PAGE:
With the World Economic Forum on Africa starting today in Nigeria’s capital Abuja, Business Action for Africa and the Initiative for Global Development put together a list of the West African country’s most promising technology companies.
Major brands, such as Guinness, have found a huge market for alcoholic beverages in Nigeria. Drinks.ng, founded by Lanre Akinlagun, offers an online platform for Nigerian consumers to buy any volume of verified authentic drinks.
Nigeria’s urbanisation and economic growth have had some side effects. A shortage of high-quality rental property has been exacerbated by opaque and manual mechanisms for customers. In 2013, Sulaiman Balogun created Nigeria’s first online property broker, helping urban consumers quickly find property.
Casual visitors to Nigeria often have a shared complaint – that hotel rooms are prohibitively expensive, and it is tough to find a room. Spotting that there was no centralised listing and booking service for independent hotels, Mark Essien created one.
For all of its consumer potential, the evolution of Nigeria’s online retail industry has been hampered by an absence of payment infrastructure and a relatively low penetration of credit cards. Jumia, “Africa’s Amazon”, solved this by sending out its products on bikes and collecting cash payments.
Former soldier Sim Shagaya launched e-commerce business Konga.com in June 2012. After major investments from Swedish venture capital fund Investment AB Kinnevik and the South African media conglomerate Naspers, the company is moving to a huge new fulfilment centre in Lagos.
One of the first of Nigeria’s new wave of technology companies, Pagatech was founded in 2009 and allows users to perform a number of transactions through their mobile phones. As online retail takes off, mobile payments will be vital.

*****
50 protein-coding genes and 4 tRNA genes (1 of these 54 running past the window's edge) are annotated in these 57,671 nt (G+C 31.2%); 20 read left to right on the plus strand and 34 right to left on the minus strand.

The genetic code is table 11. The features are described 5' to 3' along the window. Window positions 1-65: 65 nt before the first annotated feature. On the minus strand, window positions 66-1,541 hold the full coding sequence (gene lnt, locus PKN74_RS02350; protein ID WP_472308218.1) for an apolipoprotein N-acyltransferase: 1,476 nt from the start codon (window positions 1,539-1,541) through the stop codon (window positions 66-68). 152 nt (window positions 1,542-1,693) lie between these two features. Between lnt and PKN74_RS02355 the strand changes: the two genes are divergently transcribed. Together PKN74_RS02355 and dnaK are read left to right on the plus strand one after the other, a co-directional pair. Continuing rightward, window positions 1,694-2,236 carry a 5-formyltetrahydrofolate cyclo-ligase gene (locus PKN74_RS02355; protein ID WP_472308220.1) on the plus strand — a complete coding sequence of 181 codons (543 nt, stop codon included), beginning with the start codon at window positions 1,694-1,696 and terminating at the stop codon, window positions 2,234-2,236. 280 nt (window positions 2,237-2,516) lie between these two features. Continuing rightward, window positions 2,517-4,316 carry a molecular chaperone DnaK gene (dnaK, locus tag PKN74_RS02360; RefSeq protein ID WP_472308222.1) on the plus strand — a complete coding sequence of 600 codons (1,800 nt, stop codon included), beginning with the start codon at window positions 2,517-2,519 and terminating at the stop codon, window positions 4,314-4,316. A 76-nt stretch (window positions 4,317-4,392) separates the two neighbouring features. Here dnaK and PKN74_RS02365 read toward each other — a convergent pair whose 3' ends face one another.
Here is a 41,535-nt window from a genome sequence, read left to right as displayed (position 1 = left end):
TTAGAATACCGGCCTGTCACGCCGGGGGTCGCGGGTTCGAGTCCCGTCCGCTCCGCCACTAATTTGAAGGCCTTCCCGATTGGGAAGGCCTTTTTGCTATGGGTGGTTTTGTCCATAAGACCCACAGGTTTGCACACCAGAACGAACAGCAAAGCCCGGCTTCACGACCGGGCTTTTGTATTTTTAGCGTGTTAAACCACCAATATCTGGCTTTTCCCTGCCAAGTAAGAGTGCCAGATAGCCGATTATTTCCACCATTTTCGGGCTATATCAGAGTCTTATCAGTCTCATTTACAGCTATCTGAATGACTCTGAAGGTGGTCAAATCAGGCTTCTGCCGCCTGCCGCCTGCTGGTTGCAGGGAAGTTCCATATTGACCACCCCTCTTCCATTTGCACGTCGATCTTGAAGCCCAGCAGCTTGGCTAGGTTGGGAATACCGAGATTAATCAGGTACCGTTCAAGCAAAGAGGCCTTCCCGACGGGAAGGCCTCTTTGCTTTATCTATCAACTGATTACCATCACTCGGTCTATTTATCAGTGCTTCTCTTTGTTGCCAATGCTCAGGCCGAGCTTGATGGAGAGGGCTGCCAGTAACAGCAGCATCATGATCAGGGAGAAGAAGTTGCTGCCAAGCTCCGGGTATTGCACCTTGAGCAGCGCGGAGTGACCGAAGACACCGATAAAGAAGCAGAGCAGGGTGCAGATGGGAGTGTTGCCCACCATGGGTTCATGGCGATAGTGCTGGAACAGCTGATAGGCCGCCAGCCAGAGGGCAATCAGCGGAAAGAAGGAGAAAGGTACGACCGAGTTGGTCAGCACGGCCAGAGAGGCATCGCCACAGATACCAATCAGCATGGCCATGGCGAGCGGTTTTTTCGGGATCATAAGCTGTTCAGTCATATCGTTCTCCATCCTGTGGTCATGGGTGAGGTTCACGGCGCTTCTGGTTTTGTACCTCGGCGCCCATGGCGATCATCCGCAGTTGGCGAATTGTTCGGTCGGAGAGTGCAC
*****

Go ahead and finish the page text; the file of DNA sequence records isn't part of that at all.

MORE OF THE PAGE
One of Nigeria’s technology old guard, Jobberman was founded by three Nigerian entrepreneurs in 2009 as a job search and recruitment website. Now the region’s most popular recruitment site, it has expanded into Ghana and has eyes for other countries.
Although software gets a lot of attention, Nigerian companies have also begun to develop hardware. Solo’s handsets and media platform are tailored to the domestic market, offering dual-sims and a huge library of Nigerian music.
Mobile gaming has changed how developers think about game design, and created an industry away from big studios and big budgets. Nigerian studio Kuluya had a smash hit with Oga @ The Top, which led to a partnership with Nokia in 2013.
Getting hold of genuine spare parts for cars worn out by Nigeria’s battered roads is a constant battle. Auto box matches authentic dealers with customers and delivers parts to their doors, taking some of the stress out of repair work.
This article was first published in The New Africa – Nigeria: From Growth to Opportunity, a report by Business Action for Africa and the Initiative for Global Development